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Old Jan 27, 2008, 1:12 PM   #3
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While the K100 doesn't have the biggest buffer in the world, it would be fine for this, especially if you shoot jpg. For my uses, the amount of time it takes to write a file only becomes an issue when shooting raw and shooting sports. I've never had trouble at parties or general use. The Canon has a bigger buffer and would be better for sports, but any of the entry dSLRs would work for this.
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Old Jan 27, 2008, 7:12 PM   #4
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Additional questions:

Any idea why the Pentax weighs so much more than the competition?

Also, is the noise on the new K200D going to be more than the k100D because it is going to 10MP?

I was just reading the Pentax website document on the new CMOS sensor for the K20D and it seemed to indicate that a CMOS sensor is inherently better than the CCD. Kinda strange to tout the advantages of CMOS like they did when their lower end camera is CCD based. Any thoughts on this? Does this make the Canon a better camera?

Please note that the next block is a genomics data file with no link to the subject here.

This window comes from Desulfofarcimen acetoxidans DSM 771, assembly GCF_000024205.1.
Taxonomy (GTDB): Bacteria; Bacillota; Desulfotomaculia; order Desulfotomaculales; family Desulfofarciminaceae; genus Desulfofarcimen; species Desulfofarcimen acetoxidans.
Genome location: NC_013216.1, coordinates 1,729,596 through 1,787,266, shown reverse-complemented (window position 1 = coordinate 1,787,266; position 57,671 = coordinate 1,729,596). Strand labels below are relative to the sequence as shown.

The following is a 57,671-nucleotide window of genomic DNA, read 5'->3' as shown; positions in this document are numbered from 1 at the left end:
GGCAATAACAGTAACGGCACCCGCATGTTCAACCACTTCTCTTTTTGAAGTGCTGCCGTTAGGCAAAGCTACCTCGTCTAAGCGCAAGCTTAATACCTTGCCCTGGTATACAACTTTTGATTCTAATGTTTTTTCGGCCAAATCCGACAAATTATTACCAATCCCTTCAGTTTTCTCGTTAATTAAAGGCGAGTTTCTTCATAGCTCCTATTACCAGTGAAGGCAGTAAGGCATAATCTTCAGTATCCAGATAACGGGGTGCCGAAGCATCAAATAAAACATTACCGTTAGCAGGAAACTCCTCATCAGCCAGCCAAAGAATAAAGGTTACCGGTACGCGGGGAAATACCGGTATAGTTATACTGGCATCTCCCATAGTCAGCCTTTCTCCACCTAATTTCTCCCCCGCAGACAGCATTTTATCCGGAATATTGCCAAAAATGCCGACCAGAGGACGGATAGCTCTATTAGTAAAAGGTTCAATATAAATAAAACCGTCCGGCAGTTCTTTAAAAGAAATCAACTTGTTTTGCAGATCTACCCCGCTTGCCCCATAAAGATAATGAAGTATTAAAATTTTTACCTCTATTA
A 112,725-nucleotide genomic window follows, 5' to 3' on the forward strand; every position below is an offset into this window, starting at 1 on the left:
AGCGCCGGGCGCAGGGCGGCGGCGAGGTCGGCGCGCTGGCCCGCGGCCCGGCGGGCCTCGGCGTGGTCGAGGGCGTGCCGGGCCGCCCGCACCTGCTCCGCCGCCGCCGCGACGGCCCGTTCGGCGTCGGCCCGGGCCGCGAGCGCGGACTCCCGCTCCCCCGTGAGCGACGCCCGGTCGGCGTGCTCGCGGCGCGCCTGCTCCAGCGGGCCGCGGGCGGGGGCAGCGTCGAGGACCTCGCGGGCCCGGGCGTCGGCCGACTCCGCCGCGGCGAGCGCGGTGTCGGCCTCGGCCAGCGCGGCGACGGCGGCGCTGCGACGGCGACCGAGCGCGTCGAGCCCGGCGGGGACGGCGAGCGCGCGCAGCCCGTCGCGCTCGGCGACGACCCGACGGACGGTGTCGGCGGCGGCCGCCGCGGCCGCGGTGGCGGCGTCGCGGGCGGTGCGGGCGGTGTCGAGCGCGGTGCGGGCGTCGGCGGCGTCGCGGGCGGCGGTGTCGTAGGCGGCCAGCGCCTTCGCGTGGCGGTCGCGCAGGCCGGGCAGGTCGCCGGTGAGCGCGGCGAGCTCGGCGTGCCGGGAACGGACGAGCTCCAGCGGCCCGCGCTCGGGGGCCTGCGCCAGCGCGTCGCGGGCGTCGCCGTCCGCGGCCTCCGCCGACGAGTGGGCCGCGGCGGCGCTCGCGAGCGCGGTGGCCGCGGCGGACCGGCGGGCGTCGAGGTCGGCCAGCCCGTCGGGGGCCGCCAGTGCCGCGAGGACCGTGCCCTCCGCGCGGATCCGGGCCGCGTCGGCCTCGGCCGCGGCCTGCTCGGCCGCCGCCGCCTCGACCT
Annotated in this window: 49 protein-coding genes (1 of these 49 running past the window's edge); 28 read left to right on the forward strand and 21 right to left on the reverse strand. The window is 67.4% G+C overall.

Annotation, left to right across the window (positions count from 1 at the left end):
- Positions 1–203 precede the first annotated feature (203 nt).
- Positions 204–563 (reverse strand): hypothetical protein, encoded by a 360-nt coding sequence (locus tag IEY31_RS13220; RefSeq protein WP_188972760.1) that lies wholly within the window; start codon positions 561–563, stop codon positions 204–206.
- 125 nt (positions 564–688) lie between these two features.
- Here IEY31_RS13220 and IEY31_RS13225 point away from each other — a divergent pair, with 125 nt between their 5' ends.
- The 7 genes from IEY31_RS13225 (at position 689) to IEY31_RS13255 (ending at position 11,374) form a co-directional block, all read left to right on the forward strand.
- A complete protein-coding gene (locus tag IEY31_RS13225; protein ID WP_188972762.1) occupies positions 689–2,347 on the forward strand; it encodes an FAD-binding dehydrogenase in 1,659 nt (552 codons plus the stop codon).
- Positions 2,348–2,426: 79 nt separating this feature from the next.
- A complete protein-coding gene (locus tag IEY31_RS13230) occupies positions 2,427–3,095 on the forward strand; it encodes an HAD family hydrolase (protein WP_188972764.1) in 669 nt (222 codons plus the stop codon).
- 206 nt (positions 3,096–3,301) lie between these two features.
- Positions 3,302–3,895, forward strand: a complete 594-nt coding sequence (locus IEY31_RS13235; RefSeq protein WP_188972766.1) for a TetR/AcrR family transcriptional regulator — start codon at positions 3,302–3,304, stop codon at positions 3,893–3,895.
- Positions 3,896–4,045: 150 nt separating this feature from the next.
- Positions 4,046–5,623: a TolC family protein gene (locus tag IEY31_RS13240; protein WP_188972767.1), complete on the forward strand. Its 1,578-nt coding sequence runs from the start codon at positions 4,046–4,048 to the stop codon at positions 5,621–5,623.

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Old Jan 27, 2008, 8:23 PM   #5
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The K100 isn't that much heavier than the Canon xti (19.8 oz. compared to 18 oz.). The difference is probably due to the in-camera anti-shake. The Nikon D40 is the lightweight at 17 oz. It manages this because there's no lens focus motor in the camera body - to get auto focus you have to buy one of the Nikon lenses that has the motor in it (not all Nikon lenses have one). The Sony A100, which also has in-camera anti-shake, is comparable to the K100 at 19.24 oz.